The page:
Education

Superintendent salaries have soared while SC’s teacher shortage grew, data show

Here are the states with the highest and lowest paid teachers

Teachers across the country have been walking out of their classrooms demanding higher wages and better funding for their schools. The National Center for Education Statistics reported the states with the highest and lowest paid teachers.
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Teachers across the country have been walking out of their classrooms demanding higher wages and better funding for their schools. The National Center for Education Statistics reported the states with the highest and lowest paid teachers.

Baron Davis was already making good money.

At $191,904, the Richland 2 superintendent drew a salary larger than the state superintendent of education, most of South Carolina’s representatives and senators in Congress and the chief of the State Law Enforcement Division, state salary records show.

Superintendents tend to draw a large salary, but Davis’ was roughly $30,000 higher than the 2018 statewide superintendent average, $161,686, according to the S.C. Department of Education.

On Aug. 13, the Richland 2 school board voted 5-2 to increase his salary by 12.3% following an “overall distinguished” annual evaluation, said district spokeswoman Libby Roof.

That increase brought his salary to $222,477, more than twice what Gov. Henry McMaster makes.

Davis’ salary is just one example of a trend that has played out throughout S.C. for the last 10 years. Since 2004, the average superintendent’s salary — which was already a six-figure number — has increased twice as fast as the average teacher salary, according to the state education department.

While superintendent salaries have been increasing throughout the last decade, South Carolina has been hemorrhaging teachers. At the start of the school year in 2009, roughly 204 teacher positions were vacant statewide. In 2018, that number swelled to 621, according to the Center for Educator Recruitment, Retention, and Advancement.

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Richland 2 currrently has 23.5 classroom vacancies, spokeswoman Ishmael T. Abdus-Saboor said in an email. Richland 1 has 37 teacher vacancies, spokeswoman Karen York said in an email.

“The state is experiencing a remarkable teacher shortage and Richland 2 is no exception to that,” said Stephen Gilchrist, a founder of Richland 2 Black Parents Association. “I think leadership across the state should understand we’re in a vulnerable position with teacher salaries.”

Once inflation is factored in, the average S.C. teacher made $6,700 less in 2018 than in 2004, while the average superintendent made $9,400 more in 2018 than in 2004, according to fact sheets from the S.C. Department of Education.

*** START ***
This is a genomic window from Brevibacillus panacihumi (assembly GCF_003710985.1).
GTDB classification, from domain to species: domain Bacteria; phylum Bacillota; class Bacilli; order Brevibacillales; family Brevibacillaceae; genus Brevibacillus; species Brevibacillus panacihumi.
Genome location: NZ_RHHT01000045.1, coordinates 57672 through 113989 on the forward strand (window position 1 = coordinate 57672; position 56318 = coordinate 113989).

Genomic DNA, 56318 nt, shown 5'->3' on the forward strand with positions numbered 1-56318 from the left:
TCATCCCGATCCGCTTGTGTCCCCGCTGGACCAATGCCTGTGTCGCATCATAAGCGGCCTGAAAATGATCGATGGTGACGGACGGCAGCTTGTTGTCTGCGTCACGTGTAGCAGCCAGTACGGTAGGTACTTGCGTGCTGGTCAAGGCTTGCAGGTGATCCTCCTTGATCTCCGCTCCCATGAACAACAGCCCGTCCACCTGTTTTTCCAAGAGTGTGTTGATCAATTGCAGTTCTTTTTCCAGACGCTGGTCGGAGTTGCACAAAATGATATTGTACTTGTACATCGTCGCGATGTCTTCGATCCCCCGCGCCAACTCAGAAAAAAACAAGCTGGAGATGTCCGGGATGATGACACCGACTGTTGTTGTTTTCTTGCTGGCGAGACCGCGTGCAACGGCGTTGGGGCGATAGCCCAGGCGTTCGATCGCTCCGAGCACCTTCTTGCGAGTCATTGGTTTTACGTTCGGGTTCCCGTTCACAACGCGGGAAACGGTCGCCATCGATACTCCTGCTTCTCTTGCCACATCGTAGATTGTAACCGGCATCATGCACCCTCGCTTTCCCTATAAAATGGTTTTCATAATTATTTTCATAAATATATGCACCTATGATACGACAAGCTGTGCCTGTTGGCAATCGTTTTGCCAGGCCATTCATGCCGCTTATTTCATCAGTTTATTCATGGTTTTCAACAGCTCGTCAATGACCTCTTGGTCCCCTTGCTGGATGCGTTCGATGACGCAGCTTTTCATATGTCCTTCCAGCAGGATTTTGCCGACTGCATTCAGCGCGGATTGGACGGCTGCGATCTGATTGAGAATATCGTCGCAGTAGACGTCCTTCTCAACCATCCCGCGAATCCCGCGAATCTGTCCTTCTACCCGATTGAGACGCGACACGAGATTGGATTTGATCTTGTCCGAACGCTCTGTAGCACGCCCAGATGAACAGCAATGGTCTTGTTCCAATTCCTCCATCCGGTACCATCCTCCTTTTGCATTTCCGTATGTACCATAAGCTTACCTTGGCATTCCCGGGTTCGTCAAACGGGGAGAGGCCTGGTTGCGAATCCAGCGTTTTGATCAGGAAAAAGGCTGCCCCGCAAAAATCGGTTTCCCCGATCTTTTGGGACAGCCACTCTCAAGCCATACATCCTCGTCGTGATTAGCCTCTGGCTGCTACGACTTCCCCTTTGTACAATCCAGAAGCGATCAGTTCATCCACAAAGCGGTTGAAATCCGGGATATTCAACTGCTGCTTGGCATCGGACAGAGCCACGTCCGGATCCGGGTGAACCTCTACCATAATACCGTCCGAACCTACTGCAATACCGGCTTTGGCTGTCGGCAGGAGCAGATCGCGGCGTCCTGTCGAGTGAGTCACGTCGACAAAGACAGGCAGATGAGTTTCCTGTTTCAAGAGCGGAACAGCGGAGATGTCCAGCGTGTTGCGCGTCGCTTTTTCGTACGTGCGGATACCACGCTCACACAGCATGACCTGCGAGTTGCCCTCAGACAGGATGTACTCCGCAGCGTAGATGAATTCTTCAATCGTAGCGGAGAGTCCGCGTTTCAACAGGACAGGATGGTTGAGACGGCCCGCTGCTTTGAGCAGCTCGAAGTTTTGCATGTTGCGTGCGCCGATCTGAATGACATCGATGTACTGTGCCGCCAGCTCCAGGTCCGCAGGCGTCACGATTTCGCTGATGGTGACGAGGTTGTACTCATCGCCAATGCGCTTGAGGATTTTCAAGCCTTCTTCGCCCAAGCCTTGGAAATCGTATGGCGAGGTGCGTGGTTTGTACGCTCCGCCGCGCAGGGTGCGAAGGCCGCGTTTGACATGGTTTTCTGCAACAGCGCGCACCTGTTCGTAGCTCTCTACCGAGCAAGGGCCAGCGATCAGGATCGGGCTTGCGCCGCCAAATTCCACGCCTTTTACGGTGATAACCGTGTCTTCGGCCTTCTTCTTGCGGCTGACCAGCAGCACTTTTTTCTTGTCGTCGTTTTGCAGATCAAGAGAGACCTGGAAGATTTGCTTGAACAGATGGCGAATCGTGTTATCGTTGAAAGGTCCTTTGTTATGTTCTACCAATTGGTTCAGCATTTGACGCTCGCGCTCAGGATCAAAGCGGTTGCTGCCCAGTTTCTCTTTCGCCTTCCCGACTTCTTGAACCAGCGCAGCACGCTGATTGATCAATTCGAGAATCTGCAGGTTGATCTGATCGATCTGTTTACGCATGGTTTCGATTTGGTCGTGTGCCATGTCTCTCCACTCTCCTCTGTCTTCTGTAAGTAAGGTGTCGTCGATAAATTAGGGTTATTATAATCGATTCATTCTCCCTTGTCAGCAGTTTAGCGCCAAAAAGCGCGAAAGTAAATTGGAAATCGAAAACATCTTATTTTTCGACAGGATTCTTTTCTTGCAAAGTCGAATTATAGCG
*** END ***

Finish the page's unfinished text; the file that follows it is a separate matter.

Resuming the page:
“The money is not getting into the classroom,” said Lisa Ellis, founder of the education reform group SC for Ed and a Blythewood High School teacher.

That executive pay growth is outpacing worker pay growth is not unique to K-12 education. In 2017, CEOs in America’s largest firms made 271 times the annual average pay of the typical worker, according to a report from the Economic Policy Institute.

“Superintendents are paid more primarily because of the market influence,” said Henry Tran, a professor at the University of South Carolina’s College of Education who studies hiring trends in K-12 schools. “The non-education parallel to a superintendent is a CEO.”

Board Chair James Manning said the board increased Davis’ salary because he received an overwhelmingly positive review and was paid less than other superintendents in nearby districts. Davis now has the second-highest salary of all K-12 superintendents in Lexington and Richland counties.

“He’s doing an exemplary job and based on the fact that we don’t want him to potentially leave, we set the salary,” Manning said. “You don’t want to just recruit. You want to retain.”

Research shows it’s common for superintendents and principals to move to other districts because of higher pay, something that can affect classroom performance, Tran said.

“Constant turnover of superintendents can negatively impact the school districts’ consistency of the educational direction, trust, community relations, school/classroom support, institutional memory and management processes,” Tran said in an email. “Because these types of turnover are more prevalent in high poverty and under-performing school districts, higher salaries for retention may be particularly important for superintendents in those contexts.”